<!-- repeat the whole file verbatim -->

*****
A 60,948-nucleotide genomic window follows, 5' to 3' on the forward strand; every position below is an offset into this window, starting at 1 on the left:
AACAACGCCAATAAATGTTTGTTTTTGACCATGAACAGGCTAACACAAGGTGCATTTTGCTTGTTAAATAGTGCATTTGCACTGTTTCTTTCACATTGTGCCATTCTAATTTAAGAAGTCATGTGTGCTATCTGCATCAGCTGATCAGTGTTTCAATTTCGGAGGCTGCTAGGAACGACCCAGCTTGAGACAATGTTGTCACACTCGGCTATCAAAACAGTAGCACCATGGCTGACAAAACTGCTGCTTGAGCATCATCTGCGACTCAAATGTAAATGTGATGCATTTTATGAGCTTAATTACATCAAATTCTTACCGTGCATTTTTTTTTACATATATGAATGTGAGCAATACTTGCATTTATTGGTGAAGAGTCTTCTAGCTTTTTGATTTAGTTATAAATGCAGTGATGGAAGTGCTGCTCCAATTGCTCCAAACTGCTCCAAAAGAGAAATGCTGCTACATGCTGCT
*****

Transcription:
A 60,948-nucleotide genomic window follows, 5' to 3' on the forward strand; every position below is an offset into this window, starting at 1 on the left:
AACAACGCCAATAAATGTTTGTTTTTGACCATGAACAGGCTAACACAAGGTGCATTTTGCTTGTTAAATAGTGCATTTGCACTGTTTCTTTCACATTGTGCCATTCTAATTTAAGAAGTCATGTGTGCTATCTGCATCAGCTGATCAGTGTTTCAATTTCGGAGGCTGCTAGGAACGACCCAGCTTGAGACAATGTTGTCACACTCGGCTATCAAAACAGTAGCACCATGGCTGACAAAACTGCTGCTTGAGCATCATCTGCGACTCAAATGTAAATGTGATGCATTTTATGAGCTTAATTACATCAAATTCTTACCGTGCATTTTTTTTTACATATATGAATGTGAGCAATACTTGCATTTATTGGTGAAGAGTCTTCTAGCTTTTTGATTTAGTTATAAATGCAGTGATGGAAGTGCTGCTCCAATTGCTCCAAACTGCTCCAAAAGAGAAATGCTGCTACATGCTGCT